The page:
Both method fundamentally work the same way (somewhere something stores whether something is currently edible or not) but the component model is more intuitive here.

Inky is a Ghost is an Edible is how we would write the hierarchical relationship, but for a lot of the game it isn’t actually edible? This seems to break our intuitive definition of “is a“. The hierarchy model implies a strong relationship that isn’t true here.

The component model has a relationship seems a better fit, especially if you can change components based on the current game state. Inky is a Ghost has an Edible Component isn’t very good English but still scans better than is a when the relation is actually is not. (some of you may be already thinking what we want is is sometimes… for another time ;-) )

However the relationship Inky is a Ghost seems a better fit than Inky has a Ghost.

And you’ve guessed it, it demonstrates that a hybrid component and hierarchical model probably works best for even the simplest games. And using this form of simple word association makes deciding whether something makes sense as a component or a hierarchy fairly easy.

If we to allow an Entity Type to have Entity Components itself which are the inherited by the actual Entities this would simplify things even more.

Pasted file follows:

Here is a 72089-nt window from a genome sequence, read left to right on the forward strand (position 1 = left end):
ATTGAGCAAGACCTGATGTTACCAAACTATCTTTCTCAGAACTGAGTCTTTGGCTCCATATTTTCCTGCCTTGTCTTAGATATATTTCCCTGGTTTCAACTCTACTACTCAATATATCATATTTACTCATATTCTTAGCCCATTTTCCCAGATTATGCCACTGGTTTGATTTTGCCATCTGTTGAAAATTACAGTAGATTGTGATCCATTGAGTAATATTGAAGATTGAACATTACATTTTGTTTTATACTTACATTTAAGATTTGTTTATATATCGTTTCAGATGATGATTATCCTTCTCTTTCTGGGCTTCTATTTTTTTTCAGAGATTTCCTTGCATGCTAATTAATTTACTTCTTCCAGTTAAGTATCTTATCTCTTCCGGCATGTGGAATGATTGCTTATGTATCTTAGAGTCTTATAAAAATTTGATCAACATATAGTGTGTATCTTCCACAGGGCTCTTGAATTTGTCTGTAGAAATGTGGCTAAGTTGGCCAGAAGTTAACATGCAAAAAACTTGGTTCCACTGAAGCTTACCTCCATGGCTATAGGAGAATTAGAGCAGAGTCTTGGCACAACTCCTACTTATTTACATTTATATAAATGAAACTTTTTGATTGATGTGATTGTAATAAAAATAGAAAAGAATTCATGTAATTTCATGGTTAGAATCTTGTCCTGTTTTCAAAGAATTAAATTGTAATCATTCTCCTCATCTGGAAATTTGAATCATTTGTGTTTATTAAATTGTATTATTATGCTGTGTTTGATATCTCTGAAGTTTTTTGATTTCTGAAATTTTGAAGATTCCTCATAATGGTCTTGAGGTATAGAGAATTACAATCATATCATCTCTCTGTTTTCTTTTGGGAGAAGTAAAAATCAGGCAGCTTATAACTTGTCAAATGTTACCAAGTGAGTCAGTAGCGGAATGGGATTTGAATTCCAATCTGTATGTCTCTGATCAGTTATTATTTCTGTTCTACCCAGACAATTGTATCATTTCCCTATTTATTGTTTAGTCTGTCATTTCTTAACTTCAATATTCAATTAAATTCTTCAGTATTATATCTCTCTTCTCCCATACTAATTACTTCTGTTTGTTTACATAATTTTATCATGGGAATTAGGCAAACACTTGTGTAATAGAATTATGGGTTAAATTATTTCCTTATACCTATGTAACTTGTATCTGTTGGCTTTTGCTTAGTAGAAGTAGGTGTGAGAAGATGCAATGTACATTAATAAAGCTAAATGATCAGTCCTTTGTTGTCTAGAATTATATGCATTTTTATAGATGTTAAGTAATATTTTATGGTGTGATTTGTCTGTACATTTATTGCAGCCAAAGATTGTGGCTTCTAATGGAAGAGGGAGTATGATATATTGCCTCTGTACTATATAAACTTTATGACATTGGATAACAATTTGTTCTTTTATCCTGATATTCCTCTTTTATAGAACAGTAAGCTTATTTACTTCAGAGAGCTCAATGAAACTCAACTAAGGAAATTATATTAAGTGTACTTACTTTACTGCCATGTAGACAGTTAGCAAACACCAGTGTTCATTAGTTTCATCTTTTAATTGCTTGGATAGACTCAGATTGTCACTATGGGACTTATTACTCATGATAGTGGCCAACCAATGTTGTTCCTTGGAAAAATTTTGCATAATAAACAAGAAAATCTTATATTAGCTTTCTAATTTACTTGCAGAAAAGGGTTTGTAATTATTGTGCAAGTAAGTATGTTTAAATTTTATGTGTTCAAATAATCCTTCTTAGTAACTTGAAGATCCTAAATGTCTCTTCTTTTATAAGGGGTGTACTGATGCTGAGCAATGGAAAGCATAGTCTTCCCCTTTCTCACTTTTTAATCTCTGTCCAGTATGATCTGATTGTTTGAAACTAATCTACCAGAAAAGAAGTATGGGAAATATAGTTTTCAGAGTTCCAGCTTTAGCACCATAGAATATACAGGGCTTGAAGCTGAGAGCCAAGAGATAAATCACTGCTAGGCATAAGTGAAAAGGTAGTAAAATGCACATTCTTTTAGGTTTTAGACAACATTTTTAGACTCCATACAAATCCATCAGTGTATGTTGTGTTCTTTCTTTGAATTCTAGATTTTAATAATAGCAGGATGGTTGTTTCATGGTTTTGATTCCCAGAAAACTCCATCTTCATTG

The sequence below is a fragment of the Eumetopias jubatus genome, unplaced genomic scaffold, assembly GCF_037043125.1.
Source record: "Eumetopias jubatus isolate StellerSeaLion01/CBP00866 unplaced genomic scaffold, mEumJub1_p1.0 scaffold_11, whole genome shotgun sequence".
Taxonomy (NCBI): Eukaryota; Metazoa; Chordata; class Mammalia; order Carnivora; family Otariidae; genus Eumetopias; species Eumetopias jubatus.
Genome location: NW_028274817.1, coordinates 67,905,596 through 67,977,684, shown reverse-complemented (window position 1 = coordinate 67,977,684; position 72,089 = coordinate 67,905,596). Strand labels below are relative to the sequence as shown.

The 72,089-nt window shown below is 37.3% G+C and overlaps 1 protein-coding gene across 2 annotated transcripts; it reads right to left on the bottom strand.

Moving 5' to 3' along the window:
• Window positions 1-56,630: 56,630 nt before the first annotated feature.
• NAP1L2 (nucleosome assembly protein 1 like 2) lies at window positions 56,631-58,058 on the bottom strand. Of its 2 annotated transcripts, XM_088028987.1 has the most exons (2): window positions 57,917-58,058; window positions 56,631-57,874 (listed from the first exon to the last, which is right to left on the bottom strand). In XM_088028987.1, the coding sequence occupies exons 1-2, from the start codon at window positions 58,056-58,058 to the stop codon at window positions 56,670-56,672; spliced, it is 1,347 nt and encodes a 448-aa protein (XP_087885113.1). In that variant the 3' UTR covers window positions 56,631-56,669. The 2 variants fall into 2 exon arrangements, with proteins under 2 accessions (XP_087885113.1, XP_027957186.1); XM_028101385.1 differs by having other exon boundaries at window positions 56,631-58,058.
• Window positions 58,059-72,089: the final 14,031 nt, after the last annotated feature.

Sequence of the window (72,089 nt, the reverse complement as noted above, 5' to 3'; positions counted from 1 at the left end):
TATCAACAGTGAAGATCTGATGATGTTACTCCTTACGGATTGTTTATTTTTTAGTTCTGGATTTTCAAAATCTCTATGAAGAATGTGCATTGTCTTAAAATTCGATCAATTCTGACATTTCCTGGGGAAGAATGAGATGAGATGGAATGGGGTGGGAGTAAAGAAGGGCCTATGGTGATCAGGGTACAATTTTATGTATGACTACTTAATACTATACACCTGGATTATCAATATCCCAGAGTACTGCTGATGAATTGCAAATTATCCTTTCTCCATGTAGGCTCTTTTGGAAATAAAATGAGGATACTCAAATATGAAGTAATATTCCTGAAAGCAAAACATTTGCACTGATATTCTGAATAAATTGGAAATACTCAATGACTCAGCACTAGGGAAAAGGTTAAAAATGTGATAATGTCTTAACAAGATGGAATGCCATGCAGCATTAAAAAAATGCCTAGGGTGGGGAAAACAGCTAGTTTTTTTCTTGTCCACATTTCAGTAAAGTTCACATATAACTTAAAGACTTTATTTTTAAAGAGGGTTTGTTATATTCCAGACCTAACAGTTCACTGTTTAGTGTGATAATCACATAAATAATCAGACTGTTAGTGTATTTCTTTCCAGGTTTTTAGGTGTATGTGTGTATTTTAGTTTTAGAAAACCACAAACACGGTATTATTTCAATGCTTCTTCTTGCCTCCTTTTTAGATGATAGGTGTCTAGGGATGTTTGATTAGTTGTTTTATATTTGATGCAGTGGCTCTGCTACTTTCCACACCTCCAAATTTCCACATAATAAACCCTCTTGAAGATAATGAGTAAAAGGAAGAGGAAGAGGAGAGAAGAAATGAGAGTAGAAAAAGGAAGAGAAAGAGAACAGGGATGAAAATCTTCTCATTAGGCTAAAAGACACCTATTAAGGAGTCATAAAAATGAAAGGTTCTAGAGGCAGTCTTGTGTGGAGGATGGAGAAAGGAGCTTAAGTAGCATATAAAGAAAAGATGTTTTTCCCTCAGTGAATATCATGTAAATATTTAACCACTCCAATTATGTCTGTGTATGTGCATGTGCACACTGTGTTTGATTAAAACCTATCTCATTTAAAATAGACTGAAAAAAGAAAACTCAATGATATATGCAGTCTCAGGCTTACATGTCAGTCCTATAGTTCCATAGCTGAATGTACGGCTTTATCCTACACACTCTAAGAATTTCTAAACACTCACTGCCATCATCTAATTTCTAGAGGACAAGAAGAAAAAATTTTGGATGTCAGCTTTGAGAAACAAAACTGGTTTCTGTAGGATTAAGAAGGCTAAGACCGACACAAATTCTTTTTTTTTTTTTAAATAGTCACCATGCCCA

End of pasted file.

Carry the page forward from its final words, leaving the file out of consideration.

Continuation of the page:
So lets use this information to define our Entities and Entity Types and Entity Component.

Entity Components

Edible - Player consumable things

Entity Types

Player - Is user controlled avatar
Ghost has a Edible Component - AI controlled creature
Fruit has a Edible Component - A bonus score item


Ms Pac-man is a Player
Blinky is a Ghost
Pinky is a Ghost
Inky is a Ghost
Sue is a Ghost
Pills has an Edible Component
Power-Pills has an Edible Component
Cherry is a Fruit
Strawberry is a Fruit
More fruit is a Fruit

Now clearly this is far from being finished and its defiantly not the only (or even best) model you could use but already we started to break down the game into more manageable chunks. We can now define rules that work on Fruit and only have (for example) the graphics and bonus score changed per entity. Adding a new type of fruit would also be easy. We can define how Power-Pills affect the Player and Ghosts without having to code it for each of Blinky, Inky, Pinky and Sue separately.

What we don’t have is any way of defining how things change over time (State) or how the rules and message will actually work. There also a big gaping hole where walls and Hud should be (Intentionally left for the moment). More to come another day…

Hope thats given some thoughts… I’m well aware that a blog mind dump probably isn’t the best medium for this kind of article. I’ll probably go back over at some point and tidy up into proper article pages but something is better than nothing :) Feel free to ask question or tear it to pieces :-P